St. Mary Magdalene Episcopal Church

Music Notes from St. Mary Magdalene

Read more about the music shared each week at St. Mary Magdalene Episcopal Church in Coral Springs, Florida.

Trinity Sunday

image

Music Notes

Trinity Sunday is unique in the Church Year in that it is the only Sunday devoted to a theological concept. The rest of the year narrates the stories of Jesus’ coming and birth, death and exaltation, or his ministry of healing and teaching. Both the Epistle and Gospel readings speak of the relationship between the persons of the Trinity.

Today’s hymns likewise reflect on the idea of God expressed in the persons of the Trinity:

·       “Holy, holy, holy!”(H-362 Nicaea): Probably the best known hymn associated with this day, and a classic example of Victorian hymnody, this tune is named for the city in Asia Minor (and near the capital of the Roman Empire in Constantinople, now Istanbul) where the famous Council of Nicaea met in ce 325 to define the doctrine of the Trinity in the form we know as the Nicene Creed.

·       “Holy God, we praise thy Name” (H-366 Grosser Gott): This German hymn is a metrical version (i.e., in the form of hymn) of the canticle Te Deum laudamus, itself another expression of the nature of God coming from the early Church. See p. 95 in the BCP.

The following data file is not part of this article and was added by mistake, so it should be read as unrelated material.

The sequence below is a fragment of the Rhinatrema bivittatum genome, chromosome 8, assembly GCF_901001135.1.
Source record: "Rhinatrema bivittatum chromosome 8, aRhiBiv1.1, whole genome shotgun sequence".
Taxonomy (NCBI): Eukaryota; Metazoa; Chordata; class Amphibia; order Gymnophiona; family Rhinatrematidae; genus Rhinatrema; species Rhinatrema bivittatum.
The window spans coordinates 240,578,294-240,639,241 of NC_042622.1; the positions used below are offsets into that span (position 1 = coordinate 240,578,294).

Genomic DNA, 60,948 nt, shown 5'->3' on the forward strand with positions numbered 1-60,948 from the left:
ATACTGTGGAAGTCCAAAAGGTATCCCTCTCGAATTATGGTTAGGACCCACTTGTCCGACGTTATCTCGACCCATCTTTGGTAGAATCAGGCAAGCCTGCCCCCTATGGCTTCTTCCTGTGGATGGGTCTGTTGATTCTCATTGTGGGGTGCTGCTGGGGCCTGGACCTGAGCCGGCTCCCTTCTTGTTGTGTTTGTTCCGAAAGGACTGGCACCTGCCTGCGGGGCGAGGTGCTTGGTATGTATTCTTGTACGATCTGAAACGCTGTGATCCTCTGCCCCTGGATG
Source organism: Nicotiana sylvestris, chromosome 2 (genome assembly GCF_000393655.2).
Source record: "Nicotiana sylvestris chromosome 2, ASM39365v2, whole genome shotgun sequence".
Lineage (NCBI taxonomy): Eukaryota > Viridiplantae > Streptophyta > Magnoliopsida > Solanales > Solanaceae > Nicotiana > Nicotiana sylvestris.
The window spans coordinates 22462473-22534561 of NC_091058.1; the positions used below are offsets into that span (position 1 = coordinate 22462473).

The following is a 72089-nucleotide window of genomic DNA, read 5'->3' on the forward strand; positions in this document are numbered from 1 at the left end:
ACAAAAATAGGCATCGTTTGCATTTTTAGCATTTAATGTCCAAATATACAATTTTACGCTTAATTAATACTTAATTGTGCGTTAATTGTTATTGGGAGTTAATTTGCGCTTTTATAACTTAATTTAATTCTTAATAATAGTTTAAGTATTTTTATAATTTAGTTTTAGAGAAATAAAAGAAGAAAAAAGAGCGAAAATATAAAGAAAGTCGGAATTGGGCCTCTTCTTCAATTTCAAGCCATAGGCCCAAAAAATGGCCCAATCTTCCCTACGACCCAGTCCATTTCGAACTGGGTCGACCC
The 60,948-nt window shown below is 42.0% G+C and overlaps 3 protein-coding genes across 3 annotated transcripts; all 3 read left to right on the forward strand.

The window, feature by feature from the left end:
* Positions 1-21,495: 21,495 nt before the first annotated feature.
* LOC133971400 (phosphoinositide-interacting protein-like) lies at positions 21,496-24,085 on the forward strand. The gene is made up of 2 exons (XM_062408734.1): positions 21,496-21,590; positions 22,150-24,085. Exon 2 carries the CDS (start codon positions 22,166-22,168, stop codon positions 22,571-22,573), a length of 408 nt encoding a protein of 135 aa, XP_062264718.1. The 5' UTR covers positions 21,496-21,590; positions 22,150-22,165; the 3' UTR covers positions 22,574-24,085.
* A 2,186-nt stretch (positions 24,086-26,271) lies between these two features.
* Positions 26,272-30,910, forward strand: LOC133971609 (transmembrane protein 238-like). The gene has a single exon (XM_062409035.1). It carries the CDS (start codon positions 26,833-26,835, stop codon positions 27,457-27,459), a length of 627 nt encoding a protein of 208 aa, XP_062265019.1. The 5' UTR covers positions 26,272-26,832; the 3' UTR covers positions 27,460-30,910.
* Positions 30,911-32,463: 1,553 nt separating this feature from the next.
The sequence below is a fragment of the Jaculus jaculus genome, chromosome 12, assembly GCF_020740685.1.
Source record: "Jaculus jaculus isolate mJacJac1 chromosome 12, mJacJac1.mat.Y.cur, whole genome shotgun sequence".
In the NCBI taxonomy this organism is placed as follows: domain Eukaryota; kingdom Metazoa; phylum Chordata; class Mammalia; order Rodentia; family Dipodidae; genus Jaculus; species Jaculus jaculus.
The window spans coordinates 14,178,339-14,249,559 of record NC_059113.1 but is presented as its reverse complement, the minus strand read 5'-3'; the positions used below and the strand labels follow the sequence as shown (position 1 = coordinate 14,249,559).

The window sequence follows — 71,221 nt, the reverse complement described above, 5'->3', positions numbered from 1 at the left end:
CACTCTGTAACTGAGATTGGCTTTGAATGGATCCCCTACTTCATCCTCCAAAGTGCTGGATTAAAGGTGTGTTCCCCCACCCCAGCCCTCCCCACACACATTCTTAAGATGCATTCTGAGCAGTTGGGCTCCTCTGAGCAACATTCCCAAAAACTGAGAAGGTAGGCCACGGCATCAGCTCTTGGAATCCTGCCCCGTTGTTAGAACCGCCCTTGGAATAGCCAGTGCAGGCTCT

·       “I bind unto myself today” (H-370 St. Patrick’s Breastplate): The text has been attributed to St. Patrick since the year ce 690. It is an example of a “lorica” or breastplate prayer, chanted while dressing oneself and calling on God for protection in the face of danger.

                        Twice this morning we will hear music by the mystic Hildegard of Bingen (1098-1179). Her feast day in the Episcopal Church is celebrated on September 17. Hildegard’s music has become very popular in recent years, even including arrangements I heard back in the 1990’s on popular radio stations and the dance floor of the disco. She is one of the most interesting women in history: abbess, theologian, preacher, musician, poet, doctor and pharmacist. She is the first woman composer for which we have her actual music. As a mystic and visionary her ecological and holistic spirituality speaks prophetically to our time. Again, far ahead of her time, she uses feminine language for God as “creatrix omnium” (as an English translation says, “Mother Great Creator of all things living”)  

Today’s prelude, O viridissima virga: And from then on there was food for human beings, is an arrangement from Hildegard’s chants. This chant to the Blessed Virgin Mary compares her to a green branch, sweet with the smell of a balsam fir, from whose womb came eternal spiritual food (the body of Christ) for all the world. So this music weaves a connection between the creation story of Genesis and our sharing at the Holy Table of the Eucharist. If you would like to hear more of Hildegard’s O viridissima virga you can go on YouTube for a solo voice version at https://www.youtube.com/watch?v=p2Og0uasO7o, or a version with female voices accompanied by medieval instruments at https://www.youtube.com/watch?v=Tz60gG4wEL8.